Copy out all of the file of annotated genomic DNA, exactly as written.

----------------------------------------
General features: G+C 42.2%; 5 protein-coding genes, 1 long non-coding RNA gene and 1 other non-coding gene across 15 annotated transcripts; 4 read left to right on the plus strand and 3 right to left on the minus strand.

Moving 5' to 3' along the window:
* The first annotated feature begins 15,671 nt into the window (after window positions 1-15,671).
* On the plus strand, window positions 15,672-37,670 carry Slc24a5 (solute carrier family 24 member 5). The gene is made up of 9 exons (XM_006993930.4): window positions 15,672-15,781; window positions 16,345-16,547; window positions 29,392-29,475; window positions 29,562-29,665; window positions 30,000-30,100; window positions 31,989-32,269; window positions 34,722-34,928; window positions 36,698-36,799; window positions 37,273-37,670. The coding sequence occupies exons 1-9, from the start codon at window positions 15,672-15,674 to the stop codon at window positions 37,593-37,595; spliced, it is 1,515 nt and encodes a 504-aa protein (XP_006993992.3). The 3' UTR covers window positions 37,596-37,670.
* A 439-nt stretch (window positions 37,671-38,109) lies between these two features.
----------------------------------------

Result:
General features: G+C 42.2%; 5 protein-coding genes, 1 long non-coding RNA gene and 1 other non-coding gene across 15 annotated transcripts; 4 read left to right on the plus strand and 3 right to left on the minus strand.

Moving 5' to 3' along the window:
* The first annotated feature begins 15,671 nt into the window (after window positions 1-15,671).
* On the plus strand, window positions 15,672-37,670 carry Slc24a5 (solute carrier family 24 member 5). The gene is made up of 9 exons (XM_006993930.4): window positions 15,672-15,781; window positions 16,345-16,547; window positions 29,392-29,475; window positions 29,562-29,665; window positions 30,000-30,100; window positions 31,989-32,269; window positions 34,722-34,928; window positions 36,698-36,799; window positions 37,273-37,670. The coding sequence occupies exons 1-9, from the start codon at window positions 15,672-15,674 to the stop codon at window positions 37,593-37,595; spliced, it is 1,515 nt and encodes a 504-aa protein (XP_006993992.3). The 3' UTR covers window positions 37,596-37,670.
* A 439-nt stretch (window positions 37,671-38,109) lies between these two features.